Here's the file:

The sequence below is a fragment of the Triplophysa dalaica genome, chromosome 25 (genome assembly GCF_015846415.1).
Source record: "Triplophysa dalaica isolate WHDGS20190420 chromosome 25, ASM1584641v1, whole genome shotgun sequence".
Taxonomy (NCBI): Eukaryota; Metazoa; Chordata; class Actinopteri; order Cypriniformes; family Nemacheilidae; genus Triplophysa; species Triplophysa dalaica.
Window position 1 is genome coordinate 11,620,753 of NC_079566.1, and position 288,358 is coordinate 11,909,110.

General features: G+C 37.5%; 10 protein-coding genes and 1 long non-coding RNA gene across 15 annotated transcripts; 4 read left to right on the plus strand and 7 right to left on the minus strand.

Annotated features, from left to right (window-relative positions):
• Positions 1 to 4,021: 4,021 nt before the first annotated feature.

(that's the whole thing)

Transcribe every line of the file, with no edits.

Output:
The sequence below is a fragment of the Triplophysa dalaica genome, chromosome 25 (genome assembly GCF_015846415.1).
Source record: "Triplophysa dalaica isolate WHDGS20190420 chromosome 25, ASM1584641v1, whole genome shotgun sequence".
Taxonomy (NCBI): Eukaryota; Metazoa; Chordata; class Actinopteri; order Cypriniformes; family Nemacheilidae; genus Triplophysa; species Triplophysa dalaica.
Window position 1 is genome coordinate 11,620,753 of NC_079566.1, and position 288,358 is coordinate 11,909,110.

General features: G+C 37.5%; 10 protein-coding genes and 1 long non-coding RNA gene across 15 annotated transcripts; 4 read left to right on the plus strand and 7 right to left on the minus strand.

Annotated features, from left to right (window-relative positions):
• Positions 1 to 4,021: 4,021 nt before the first annotated feature.